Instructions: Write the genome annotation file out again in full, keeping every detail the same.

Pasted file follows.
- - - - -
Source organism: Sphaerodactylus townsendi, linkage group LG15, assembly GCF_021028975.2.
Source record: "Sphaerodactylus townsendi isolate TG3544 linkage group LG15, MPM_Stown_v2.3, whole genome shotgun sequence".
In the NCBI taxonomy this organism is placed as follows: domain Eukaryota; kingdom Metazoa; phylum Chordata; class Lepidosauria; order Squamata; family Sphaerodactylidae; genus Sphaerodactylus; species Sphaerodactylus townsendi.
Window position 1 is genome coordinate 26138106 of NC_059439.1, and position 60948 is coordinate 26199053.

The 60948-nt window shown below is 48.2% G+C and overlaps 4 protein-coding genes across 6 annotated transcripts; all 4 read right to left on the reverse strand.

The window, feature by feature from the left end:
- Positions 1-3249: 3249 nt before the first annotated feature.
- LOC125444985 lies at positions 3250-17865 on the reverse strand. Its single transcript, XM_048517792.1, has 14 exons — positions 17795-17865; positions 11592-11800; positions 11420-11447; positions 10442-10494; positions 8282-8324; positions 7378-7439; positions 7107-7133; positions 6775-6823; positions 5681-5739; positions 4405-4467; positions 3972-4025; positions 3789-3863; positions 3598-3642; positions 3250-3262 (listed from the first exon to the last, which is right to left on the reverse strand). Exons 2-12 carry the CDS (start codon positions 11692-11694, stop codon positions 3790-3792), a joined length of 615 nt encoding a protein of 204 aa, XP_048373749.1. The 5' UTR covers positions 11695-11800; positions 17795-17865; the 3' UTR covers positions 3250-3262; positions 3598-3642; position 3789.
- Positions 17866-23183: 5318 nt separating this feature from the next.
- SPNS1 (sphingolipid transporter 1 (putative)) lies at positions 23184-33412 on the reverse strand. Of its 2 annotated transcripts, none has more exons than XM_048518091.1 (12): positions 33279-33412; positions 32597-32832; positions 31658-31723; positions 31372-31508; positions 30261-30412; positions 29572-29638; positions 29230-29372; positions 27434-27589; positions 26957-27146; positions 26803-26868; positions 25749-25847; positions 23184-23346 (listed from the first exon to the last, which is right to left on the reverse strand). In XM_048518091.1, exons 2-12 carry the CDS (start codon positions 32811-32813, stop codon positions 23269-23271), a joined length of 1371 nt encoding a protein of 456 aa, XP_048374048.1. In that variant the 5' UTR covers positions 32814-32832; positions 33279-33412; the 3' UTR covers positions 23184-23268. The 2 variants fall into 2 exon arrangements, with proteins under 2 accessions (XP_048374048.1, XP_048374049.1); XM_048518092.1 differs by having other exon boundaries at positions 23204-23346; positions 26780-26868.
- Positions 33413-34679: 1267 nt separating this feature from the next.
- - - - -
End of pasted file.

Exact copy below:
Source organism: Sphaerodactylus townsendi, linkage group LG15, assembly GCF_021028975.2.
Source record: "Sphaerodactylus townsendi isolate TG3544 linkage group LG15, MPM_Stown_v2.3, whole genome shotgun sequence".
In the NCBI taxonomy this organism is placed as follows: domain Eukaryota; kingdom Metazoa; phylum Chordata; class Lepidosauria; order Squamata; family Sphaerodactylidae; genus Sphaerodactylus; species Sphaerodactylus townsendi.
Window position 1 is genome coordinate 26138106 of NC_059439.1, and position 60948 is coordinate 26199053.

The 60948-nt window shown below is 48.2% G+C and overlaps 4 protein-coding genes across 6 annotated transcripts; all 4 read right to left on the reverse strand.

The window, feature by feature from the left end:
- Positions 1-3249: 3249 nt before the first annotated feature.
- LOC125444985 lies at positions 3250-17865 on the reverse strand. Its single transcript, XM_048517792.1, has 14 exons — positions 17795-17865; positions 11592-11800; positions 11420-11447; positions 10442-10494; positions 8282-8324; positions 7378-7439; positions 7107-7133; positions 6775-6823; positions 5681-5739; positions 4405-4467; positions 3972-4025; positions 3789-3863; positions 3598-3642; positions 3250-3262 (listed from the first exon to the last, which is right to left on the reverse strand). Exons 2-12 carry the CDS (start codon positions 11692-11694, stop codon positions 3790-3792), a joined length of 615 nt encoding a protein of 204 aa, XP_048373749.1. The 5' UTR covers positions 11695-11800; positions 17795-17865; the 3' UTR covers positions 3250-3262; positions 3598-3642; position 3789.
- Positions 17866-23183: 5318 nt separating this feature from the next.
- SPNS1 (sphingolipid transporter 1 (putative)) lies at positions 23184-33412 on the reverse strand. Of its 2 annotated transcripts, none has more exons than XM_048518091.1 (12): positions 33279-33412; positions 32597-32832; positions 31658-31723; positions 31372-31508; positions 30261-30412; positions 29572-29638; positions 29230-29372; positions 27434-27589; positions 26957-27146; positions 26803-26868; positions 25749-25847; positions 23184-23346 (listed from the first exon to the last, which is right to left on the reverse strand). In XM_048518091.1, exons 2-12 carry the CDS (start codon positions 32811-32813, stop codon positions 23269-23271), a joined length of 1371 nt encoding a protein of 456 aa, XP_048374048.1. In that variant the 5' UTR covers positions 32814-32832; positions 33279-33412; the 3' UTR covers positions 23184-23268. The 2 variants fall into 2 exon arrangements, with proteins under 2 accessions (XP_048374048.1, XP_048374049.1); XM_048518092.1 differs by having other exon boundaries at positions 23204-23346; positions 26780-26868.
- Positions 33413-34679: 1267 nt separating this feature from the next.